Bush and Ahmadinejad go to the U.N.

A summary of what's in the major U.S. newspapers.
Sept. 20 2006 5:04 AM

Showdown at Turtle Bay

The Los Angeles Times leads with President Bush's speech at the U.N. General Assembly, which was followed several hours later by an address from Iranian President Mahmoud Ahmadinejad. The New York Times devotes its off-lead to the dueling speeches, which also top the Wall Street Journal's world-wide newsbox. The Washington Post's top spot goes to an Army general's comments that U.S. troop levels in Iraq are unlikely to decline before spring. That assessment, from Middle East commander John Abizaid, runs counter to earlier predictions and underscores how unstable the country remains. The NYT lays that instability partly at the feet of Prime Minister Nouri al-Maliki, with its lead on his weaknesses as a leader. USA Today splashes an apparently bloodless coup in Thailand across the top but leads with a review of airport luggage screening. The assessment, ordered by Congress, found that bomb detection at airports nationwide relies on slow and outdated technology.

The LAT's report on Bush's U.N. speech describes it as one of his second term's major foreign-policy statements and notes that the president has adopted a more subdued tone that emphasizes diplomacy. The NYT picks up on the speech's backdrop: floundering U.S. efforts to impose sanctions on Iran over its nuclear program. Apparently, administration officials' earlier talk of a sanctions "breakthrough" has been abandoned. Explaining the impasse, the WSJ argues that economic ties to Iran are the true motivation for Russia, China, and Europe's opposition. The article, although compelling, seems too quick in its dismissal of another explanation: Sanctions often lead to war.

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After announcing that troop levels in Iraq will remain steady, Gen. Abizaid was asked "point-blank" if the U.S. is winning, the Post writes. His response: "Given unlimited time and unlimited support, we're winning the war." In the present, however, sectarian violence continues to spiral out of control. According to the NYT, Prime Minister Maliki is partially to blame. The Iraqi leader's four months in office have been characterized by indecisiveness. Most notably, he has been unwilling to confront the armed groups tearing the country apart. An Iraqi reporter for the LAT captures the destruction they are causing in a remarkable feature. He writes that in Iraq, no one even stops to help those dying around them: "Bringing someone to the hospital or to the police is out of the question. Nobody trusts the police, and nobody wants to answer questions."

All the papers go big with the Thai coup, in which military leaders seized control of the government while Prime Minister Thaksin Shinawatra was in New York for the U.N. meeting. But no one seems sure how to approach the story—perhaps because the military's next moves are uncertain, but also perhaps because coups are not exactly rare in Thailand (see USAT's article for a helpful historical sidebar). The WSJ has the must-read account, which highlights Thailand's strategic importance to the United States, both as a trading partner and as an ally against terrorism. Given the relative peace in Bangkok today, however, U.S. interests seem unlikely to be upset. The NYT elliptically captures the spirit of the coup by referring to a military spokesman's apology for any inconvenience caused. (As for on-the-ground developments, the Bangkok Post, an English-language daily, is posting detailed updates.)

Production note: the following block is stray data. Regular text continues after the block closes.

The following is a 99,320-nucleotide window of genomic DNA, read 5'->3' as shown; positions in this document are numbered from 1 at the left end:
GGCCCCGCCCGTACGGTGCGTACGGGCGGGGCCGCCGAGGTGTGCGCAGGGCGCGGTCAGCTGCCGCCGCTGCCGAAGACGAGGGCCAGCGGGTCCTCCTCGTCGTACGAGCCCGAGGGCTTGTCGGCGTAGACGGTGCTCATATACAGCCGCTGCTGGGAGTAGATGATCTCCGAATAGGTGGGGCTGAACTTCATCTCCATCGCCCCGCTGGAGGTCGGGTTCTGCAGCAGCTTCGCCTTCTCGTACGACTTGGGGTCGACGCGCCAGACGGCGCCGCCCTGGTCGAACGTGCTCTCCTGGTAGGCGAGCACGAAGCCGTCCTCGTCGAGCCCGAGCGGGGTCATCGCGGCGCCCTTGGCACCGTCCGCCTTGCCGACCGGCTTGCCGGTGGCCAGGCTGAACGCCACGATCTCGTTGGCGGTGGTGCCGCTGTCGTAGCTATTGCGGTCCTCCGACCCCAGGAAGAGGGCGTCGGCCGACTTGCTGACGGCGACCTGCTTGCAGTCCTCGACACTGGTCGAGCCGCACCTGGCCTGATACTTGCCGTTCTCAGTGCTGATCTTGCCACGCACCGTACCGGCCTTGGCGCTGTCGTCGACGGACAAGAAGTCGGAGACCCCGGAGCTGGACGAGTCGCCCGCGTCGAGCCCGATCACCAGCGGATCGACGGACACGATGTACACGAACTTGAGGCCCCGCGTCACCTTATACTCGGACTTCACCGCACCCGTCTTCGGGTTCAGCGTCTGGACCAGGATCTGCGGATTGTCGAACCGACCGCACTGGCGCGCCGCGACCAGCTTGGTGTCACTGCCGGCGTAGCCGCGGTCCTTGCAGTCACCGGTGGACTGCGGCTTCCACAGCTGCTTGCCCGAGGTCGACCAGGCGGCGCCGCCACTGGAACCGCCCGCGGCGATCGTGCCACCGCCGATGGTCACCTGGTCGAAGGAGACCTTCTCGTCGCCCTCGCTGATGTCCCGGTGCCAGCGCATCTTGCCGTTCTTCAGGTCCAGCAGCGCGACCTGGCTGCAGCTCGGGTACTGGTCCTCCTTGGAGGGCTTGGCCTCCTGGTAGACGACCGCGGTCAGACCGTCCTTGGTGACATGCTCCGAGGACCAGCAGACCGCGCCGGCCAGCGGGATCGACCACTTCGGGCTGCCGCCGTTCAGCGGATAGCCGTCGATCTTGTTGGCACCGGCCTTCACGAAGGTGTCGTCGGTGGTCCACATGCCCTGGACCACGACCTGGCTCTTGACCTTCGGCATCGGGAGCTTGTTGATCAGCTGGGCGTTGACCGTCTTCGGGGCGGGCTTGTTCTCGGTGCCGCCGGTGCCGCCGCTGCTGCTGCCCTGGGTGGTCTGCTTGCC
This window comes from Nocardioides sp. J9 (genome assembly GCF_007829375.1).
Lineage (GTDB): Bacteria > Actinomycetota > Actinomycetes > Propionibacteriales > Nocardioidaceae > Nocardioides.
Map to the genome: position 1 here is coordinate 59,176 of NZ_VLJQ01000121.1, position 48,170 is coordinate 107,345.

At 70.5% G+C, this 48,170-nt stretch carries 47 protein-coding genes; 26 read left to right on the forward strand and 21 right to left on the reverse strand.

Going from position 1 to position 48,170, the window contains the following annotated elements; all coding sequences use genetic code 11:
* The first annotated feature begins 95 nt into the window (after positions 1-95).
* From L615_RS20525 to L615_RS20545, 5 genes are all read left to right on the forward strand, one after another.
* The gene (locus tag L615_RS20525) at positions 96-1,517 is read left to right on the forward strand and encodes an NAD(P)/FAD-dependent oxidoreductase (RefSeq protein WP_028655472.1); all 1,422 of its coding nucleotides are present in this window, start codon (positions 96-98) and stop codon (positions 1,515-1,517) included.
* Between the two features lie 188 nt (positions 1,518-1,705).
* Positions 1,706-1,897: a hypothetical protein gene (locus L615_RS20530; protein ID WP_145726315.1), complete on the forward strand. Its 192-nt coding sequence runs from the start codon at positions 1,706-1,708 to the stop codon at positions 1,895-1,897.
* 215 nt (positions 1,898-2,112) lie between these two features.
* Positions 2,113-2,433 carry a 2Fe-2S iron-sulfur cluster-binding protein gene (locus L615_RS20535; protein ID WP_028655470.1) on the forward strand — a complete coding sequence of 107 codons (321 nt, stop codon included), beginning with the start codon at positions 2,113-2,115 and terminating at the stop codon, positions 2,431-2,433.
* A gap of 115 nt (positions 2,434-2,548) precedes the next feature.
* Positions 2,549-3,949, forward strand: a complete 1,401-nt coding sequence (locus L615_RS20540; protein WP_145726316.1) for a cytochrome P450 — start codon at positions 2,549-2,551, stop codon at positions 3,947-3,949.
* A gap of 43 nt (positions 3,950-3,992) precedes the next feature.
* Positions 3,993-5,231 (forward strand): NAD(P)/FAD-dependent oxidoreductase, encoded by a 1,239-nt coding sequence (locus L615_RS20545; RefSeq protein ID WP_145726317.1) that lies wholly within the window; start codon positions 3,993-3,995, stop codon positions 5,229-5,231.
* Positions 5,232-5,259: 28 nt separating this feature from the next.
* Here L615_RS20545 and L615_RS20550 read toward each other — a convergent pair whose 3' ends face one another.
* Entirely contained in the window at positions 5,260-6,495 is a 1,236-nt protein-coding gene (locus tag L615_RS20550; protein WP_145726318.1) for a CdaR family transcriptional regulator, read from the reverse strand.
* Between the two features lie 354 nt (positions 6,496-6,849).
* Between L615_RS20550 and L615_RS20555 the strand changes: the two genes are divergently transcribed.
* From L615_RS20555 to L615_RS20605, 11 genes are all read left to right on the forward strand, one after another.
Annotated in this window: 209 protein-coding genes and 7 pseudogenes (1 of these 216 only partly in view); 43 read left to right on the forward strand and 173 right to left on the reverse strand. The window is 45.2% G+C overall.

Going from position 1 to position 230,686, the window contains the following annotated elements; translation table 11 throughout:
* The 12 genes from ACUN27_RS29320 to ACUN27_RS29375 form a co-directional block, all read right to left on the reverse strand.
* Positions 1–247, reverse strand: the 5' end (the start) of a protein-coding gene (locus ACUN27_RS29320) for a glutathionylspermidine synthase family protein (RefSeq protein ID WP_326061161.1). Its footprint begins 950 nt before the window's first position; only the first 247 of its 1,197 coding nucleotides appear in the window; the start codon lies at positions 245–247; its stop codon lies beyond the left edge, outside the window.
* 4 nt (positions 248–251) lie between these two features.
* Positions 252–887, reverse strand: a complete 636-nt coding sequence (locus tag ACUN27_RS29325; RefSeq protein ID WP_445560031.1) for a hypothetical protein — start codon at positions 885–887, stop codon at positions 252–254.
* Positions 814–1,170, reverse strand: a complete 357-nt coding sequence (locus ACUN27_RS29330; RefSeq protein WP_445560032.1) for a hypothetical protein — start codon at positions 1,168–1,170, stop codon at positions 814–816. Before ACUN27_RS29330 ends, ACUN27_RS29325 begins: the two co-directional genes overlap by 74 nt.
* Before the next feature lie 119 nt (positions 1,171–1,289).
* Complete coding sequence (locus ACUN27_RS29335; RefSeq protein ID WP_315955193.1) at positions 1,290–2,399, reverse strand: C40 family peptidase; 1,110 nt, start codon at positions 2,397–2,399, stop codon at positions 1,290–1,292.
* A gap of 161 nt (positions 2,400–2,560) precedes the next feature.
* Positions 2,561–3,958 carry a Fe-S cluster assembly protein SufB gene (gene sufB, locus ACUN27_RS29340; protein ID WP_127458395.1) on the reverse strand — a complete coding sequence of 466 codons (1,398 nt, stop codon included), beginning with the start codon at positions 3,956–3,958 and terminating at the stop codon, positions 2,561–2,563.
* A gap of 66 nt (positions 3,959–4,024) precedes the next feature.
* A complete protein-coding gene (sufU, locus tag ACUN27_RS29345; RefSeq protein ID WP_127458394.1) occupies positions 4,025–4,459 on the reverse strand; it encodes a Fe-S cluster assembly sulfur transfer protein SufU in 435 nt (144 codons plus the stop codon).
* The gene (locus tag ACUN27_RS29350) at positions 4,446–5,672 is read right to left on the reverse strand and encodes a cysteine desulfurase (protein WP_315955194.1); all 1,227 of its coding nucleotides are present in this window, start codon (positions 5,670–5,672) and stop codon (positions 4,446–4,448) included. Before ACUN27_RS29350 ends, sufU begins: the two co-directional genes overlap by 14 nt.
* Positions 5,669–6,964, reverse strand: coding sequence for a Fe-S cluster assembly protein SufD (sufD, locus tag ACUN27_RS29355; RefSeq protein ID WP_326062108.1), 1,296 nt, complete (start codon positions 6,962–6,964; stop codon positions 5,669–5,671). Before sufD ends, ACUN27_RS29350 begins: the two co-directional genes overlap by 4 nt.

The Post runs a strong investigation of tariff waivers across the top. The waivers, passed by Congress, offer savings to businesses importing foreign goods. The Post digs deep into trade data and congressional records to uncover details on the pork-barrel practice but is strangely silent on which (if either) party bears more responsibility. The paper notes that at least 36 members of Congress introduced five or more tariff bills this session but does not break down the figure.

As for more traditional government largesse, the Post also reports that Boeing is the latest beneficiary of the growing homeland-security industrial complex. DHS officials are expected to announce Wednesday that the company has won a $2.5 billion contract for a new border-security system. Ironically, as part of its bid, Boeing cited its work installing luggage-screening systems after Sept. 11—the same systems USAT's lead reports are slow and out-of-date (admirably, the Post catches the irony).

USAT also fronts the space shuttle's delayed return. The shuttle, which had been scheduled to land Wednesday, will stay in orbit for at least an extra day so the crew can determine whether an object seen floating past the ship caused any damage.

Only 48 days until the midterms: In races nationwide, Republican gubernatorial candidates are tacking left this year, the NYT writes. Yet the races cited—in California, Maryland, Massachusetts, and Illinois—are all in Democratic states, so it's hard to see why the phenomenon is new or surprising. Meanwhile, the Post fronts the latest political twist in red-state Virginia: Sen. George Allen's public statement that he has Jewish ancestors. Allen made the announcement after an angry exchange over the issue with a reporter—the latest in a series of missteps that have made his contest with Democrat James Webb a favorite for Beltway political junkies.

Alexander Dryer works for The New Yorker in Washington, D.C.